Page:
3) Ramp-up in Real-time: Multi-channels and global nature of social add to the difficulty of managing conversations. So have a ready ‘on-demand ramp ups’ team – at IGT this is a taskforce of agents across global delivery centers, speaking over 20 languages, ready for immediate support and crucial communications when things go wrong. Use a hub-and-spoke system, having a central place where information is posted, then promote it across different channels deriving audience to the information. In such cases, a co-ordinated and connected is crucial so there are no mishaps like inconsistency in the information shared.
4) Integrated communications solution: Transparency and consistency of information is crucial, so employees, crisis communication teams and the global customers are on the same page. Ensure consistent messaging across all channels where is there is a presence and remove promotional content. Common mistakes such as inconsistencies in information shared, leaving out certain digital channels and irregular updates to employees should be avoided. It’s great to update Twitter and website, but do not leave out other digital properties like Instagram, Facebook or regional players like WeChat or Weibo. Prepare to have digital assets ready and share the same information on all channels to keep negativity at the minimum.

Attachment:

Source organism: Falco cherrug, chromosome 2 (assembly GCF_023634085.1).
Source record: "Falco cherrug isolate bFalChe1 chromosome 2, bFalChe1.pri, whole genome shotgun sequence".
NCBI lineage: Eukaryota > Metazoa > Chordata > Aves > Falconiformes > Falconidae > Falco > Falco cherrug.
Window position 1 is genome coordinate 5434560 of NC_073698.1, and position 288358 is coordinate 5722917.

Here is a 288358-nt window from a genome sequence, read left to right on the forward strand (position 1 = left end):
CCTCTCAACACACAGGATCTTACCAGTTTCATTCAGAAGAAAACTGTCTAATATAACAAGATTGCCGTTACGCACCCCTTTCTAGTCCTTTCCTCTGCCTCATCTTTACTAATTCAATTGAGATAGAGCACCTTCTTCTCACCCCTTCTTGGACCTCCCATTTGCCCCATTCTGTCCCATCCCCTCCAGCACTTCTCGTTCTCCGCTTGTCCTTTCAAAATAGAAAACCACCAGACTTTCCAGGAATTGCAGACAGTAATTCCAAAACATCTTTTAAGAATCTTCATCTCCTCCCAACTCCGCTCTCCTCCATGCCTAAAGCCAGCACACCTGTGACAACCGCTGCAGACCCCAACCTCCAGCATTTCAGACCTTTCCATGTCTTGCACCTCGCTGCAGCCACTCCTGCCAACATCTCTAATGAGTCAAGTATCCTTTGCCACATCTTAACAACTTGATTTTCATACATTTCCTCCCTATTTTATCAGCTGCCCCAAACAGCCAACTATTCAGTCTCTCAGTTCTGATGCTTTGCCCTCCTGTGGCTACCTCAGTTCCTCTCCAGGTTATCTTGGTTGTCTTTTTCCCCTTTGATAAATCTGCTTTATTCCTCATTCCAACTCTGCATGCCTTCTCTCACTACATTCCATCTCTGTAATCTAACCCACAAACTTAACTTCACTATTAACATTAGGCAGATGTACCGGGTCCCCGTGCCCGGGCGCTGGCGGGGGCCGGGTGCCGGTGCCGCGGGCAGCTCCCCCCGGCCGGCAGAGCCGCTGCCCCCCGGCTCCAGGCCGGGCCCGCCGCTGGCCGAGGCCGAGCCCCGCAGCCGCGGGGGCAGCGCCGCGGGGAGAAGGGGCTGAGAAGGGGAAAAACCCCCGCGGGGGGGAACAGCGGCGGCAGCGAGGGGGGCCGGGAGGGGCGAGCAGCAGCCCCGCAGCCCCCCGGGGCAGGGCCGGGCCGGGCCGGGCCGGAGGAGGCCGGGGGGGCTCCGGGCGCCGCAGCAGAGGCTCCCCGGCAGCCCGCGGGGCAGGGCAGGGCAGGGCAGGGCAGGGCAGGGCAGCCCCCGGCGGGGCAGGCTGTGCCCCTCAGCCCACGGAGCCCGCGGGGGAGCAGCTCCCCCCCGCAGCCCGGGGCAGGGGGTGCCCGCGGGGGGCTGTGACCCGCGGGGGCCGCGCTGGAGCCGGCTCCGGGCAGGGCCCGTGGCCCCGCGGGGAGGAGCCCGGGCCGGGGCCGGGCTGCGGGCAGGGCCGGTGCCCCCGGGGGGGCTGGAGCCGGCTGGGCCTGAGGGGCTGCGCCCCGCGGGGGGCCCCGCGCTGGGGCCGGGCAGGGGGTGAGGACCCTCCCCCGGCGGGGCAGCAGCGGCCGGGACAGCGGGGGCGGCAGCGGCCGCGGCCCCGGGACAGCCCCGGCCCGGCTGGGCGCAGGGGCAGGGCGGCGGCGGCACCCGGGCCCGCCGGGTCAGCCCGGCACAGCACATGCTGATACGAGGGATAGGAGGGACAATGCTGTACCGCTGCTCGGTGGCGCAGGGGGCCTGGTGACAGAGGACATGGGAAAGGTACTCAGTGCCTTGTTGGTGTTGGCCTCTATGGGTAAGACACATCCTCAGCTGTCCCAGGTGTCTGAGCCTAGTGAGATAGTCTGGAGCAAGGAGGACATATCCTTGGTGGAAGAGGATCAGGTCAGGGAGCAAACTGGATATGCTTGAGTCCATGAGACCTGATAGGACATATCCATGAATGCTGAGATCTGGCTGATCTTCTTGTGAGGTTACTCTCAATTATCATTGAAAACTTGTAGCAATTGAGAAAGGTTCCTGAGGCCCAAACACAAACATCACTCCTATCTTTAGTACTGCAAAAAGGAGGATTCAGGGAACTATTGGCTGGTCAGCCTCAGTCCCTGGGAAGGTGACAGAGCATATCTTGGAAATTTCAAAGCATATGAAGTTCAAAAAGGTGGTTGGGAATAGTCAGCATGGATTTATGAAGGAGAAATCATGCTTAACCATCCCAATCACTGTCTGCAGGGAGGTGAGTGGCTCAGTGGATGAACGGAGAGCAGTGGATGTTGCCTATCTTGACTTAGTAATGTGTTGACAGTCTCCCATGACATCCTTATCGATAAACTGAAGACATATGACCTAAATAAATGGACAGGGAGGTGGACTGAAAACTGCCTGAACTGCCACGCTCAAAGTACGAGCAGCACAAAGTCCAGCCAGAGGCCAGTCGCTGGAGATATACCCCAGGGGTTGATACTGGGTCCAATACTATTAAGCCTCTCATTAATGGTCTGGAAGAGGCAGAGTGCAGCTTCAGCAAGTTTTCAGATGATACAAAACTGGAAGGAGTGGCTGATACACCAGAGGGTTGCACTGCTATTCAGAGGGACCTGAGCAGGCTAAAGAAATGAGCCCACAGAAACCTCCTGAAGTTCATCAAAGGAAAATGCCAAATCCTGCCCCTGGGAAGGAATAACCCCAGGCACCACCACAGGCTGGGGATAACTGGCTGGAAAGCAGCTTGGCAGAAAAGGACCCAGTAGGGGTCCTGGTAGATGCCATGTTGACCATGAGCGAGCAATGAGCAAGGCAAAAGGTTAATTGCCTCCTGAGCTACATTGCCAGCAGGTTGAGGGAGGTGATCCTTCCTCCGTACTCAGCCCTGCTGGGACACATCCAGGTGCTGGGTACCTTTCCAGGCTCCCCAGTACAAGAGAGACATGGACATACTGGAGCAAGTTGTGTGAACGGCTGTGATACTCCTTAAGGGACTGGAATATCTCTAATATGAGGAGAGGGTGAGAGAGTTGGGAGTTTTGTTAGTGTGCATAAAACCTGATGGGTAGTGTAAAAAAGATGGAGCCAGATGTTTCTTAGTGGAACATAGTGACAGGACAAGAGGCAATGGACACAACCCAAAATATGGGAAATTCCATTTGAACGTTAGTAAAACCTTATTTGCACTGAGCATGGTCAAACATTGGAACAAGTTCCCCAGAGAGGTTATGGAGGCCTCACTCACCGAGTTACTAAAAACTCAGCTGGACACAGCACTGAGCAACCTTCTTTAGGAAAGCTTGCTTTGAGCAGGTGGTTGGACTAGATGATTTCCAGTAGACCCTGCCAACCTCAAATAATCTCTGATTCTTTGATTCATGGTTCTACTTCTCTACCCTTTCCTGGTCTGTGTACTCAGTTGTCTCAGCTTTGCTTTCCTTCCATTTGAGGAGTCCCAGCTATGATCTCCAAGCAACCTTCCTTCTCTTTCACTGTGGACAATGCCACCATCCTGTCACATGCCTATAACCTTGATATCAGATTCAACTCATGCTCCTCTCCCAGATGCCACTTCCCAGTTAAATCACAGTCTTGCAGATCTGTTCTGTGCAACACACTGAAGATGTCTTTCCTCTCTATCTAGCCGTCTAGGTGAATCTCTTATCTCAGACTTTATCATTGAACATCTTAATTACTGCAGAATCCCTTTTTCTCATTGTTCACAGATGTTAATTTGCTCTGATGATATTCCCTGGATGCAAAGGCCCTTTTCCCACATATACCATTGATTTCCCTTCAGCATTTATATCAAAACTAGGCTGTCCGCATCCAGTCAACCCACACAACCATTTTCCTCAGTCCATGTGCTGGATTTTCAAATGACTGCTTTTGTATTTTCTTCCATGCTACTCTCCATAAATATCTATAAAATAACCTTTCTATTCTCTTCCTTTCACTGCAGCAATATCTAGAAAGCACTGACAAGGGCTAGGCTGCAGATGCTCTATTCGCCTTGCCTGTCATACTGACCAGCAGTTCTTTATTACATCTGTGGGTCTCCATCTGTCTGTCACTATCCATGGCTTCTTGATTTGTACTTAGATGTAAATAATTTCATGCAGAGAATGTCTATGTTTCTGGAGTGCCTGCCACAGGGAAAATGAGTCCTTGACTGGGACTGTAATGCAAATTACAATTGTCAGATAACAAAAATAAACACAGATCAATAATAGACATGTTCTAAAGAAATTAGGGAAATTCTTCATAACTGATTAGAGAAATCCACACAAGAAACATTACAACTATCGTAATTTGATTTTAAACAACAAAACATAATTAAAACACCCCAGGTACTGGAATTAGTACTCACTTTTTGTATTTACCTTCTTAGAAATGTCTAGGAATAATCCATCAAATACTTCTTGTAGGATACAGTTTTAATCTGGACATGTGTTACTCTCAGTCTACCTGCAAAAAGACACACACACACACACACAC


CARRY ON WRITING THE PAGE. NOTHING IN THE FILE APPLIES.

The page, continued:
And this exercise is to be carried on for the entire duration of the crisis. The last exercise is to gather and review the data and analyse the behaviour across geographies to benchmark best practices for the future. Having a 3rd party or an outsourcing partner at such juncture can help to manage, monitor and contain crisis on-ground and online as it happens.
IGT leverages Integrated IT-BPO solutions that best suited to cater to the needs of the ever dynamic travel ecosystem. IGT offers multi-channel, multi-lingual customer experience management through its digital contact centers spanning across multiple continents. With a handle on over 20 languages, intelligent digitalization of processes, domain experts drive capabilities that connect customer experience and rapid execution. Speech Analytics too add critical value in having full knowledge of the sentiment of travelers BPO engages and communicates with.
IGT’s social media management and Social Media Contact Center Solutions, are ready for the future of personalization and connected traveler – in times of crisis and calm.
About the Author:
Renee Kishore is digital marketing specialist, and a published author. A researcher and writer of change tactics and technologies in travel and other verticals, she frequently posts across the digital ecosystem. With 8-yrs of experience in communications and marketing, Renee has a passion for discussions and can be reached at: firstname.lastname@example.org